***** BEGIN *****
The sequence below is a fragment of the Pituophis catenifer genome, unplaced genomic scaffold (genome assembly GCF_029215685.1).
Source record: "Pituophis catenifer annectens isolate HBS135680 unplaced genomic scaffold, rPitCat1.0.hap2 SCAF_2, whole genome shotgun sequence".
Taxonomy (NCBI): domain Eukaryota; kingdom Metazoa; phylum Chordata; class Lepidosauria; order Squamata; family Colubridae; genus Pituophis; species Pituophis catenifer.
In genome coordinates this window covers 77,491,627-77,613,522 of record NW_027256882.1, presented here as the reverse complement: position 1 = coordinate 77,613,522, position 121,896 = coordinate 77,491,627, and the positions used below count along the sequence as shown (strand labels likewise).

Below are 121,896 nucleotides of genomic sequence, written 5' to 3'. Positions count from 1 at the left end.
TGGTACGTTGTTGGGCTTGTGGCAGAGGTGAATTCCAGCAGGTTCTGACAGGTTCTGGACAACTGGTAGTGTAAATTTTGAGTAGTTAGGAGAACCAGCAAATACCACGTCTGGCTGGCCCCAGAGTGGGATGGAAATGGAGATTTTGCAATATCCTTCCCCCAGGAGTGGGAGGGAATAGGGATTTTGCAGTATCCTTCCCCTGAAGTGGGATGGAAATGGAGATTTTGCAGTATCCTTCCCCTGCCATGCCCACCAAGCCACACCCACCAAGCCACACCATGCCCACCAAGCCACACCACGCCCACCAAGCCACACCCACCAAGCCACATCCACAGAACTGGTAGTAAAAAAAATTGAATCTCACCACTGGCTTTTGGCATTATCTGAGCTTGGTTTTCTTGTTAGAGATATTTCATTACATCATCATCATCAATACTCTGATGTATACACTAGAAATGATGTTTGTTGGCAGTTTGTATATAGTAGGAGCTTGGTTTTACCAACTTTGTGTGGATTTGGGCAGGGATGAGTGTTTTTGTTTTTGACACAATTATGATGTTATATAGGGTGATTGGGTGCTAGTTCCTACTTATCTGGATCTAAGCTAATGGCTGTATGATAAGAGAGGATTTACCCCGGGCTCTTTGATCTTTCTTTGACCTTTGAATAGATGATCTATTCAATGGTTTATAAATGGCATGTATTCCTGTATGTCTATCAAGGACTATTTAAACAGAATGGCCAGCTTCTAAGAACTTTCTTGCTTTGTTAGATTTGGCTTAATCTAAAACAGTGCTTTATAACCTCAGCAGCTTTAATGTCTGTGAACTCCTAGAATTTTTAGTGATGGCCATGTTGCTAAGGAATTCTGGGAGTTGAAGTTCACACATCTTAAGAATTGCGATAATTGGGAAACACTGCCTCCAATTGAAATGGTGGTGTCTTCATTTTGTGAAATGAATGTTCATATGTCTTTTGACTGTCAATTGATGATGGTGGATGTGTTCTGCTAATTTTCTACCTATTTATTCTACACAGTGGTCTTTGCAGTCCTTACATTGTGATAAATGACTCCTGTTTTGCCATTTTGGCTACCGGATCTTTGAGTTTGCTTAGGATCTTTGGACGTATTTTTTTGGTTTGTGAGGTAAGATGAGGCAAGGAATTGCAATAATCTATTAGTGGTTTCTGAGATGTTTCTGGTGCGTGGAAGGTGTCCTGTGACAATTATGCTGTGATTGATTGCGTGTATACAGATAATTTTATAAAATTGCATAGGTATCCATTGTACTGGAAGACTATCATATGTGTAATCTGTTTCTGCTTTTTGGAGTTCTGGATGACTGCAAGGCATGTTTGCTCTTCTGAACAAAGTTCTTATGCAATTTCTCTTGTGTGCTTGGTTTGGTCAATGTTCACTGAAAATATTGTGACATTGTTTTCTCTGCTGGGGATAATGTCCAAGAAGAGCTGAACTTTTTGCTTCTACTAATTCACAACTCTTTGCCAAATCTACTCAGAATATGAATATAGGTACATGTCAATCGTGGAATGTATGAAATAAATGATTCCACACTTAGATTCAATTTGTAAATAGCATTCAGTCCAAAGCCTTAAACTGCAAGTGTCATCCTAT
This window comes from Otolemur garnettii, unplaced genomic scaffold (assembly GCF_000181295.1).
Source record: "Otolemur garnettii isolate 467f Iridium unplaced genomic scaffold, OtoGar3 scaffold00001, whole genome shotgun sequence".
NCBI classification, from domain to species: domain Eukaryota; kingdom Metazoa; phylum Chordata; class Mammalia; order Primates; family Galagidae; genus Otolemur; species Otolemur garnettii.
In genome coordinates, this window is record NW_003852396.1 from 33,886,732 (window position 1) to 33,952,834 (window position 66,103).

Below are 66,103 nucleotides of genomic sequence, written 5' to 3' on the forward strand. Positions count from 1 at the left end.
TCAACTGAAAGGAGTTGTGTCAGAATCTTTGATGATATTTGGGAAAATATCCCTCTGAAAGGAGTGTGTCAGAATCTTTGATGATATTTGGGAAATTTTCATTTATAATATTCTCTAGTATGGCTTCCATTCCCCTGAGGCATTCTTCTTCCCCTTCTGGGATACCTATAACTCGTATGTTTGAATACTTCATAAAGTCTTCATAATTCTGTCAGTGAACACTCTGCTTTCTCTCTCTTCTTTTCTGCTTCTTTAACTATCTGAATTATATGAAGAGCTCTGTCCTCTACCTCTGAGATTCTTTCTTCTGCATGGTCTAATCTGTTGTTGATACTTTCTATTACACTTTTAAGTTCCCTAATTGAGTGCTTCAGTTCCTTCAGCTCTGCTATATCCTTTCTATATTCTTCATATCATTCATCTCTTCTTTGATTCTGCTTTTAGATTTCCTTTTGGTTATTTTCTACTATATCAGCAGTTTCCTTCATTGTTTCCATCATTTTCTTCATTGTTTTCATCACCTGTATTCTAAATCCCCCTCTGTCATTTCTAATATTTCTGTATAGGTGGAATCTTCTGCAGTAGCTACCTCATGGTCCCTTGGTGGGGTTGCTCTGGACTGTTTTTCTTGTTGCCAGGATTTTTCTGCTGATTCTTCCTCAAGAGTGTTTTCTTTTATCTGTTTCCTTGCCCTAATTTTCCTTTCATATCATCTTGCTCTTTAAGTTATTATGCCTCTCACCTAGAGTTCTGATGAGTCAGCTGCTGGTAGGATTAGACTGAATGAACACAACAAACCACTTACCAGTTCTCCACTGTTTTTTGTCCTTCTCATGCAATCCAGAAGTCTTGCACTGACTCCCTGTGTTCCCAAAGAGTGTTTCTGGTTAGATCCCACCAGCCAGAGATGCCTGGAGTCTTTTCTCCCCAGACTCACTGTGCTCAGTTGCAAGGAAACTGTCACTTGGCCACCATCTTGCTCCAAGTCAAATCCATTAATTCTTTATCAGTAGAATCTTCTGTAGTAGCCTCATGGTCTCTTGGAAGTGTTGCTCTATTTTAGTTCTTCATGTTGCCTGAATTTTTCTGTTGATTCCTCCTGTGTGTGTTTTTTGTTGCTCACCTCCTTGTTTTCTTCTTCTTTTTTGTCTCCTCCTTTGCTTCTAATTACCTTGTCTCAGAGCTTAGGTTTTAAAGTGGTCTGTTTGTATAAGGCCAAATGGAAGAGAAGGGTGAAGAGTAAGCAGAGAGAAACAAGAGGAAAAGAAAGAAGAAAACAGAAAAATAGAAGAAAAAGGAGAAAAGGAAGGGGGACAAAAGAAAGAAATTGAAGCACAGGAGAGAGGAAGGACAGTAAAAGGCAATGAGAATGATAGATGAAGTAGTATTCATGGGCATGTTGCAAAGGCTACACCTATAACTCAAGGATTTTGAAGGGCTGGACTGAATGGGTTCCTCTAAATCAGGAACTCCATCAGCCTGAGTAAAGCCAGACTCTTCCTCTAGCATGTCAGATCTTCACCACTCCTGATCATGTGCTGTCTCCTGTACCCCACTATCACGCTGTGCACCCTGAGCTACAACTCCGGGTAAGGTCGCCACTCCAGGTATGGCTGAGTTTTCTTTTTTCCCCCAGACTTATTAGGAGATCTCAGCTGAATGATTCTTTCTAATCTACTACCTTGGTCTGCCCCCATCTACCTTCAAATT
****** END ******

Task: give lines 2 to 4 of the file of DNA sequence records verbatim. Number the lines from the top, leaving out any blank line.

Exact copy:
Source record: "Pituophis catenifer annectens isolate HBS135680 unplaced genomic scaffold, rPitCat1.0.hap2 SCAF_2, whole genome shotgun sequence".
Taxonomy (NCBI): domain Eukaryota; kingdom Metazoa; phylum Chordata; class Lepidosauria; order Squamata; family Colubridae; genus Pituophis; species Pituophis catenifer.
In genome coordinates this window covers 77,491,627-77,613,522 of record NW_027256882.1, presented here as the reverse complement: position 1 = coordinate 77,613,522, position 121,896 = coordinate 77,491,627, and the positions used below count along the sequence as shown (strand labels likewise).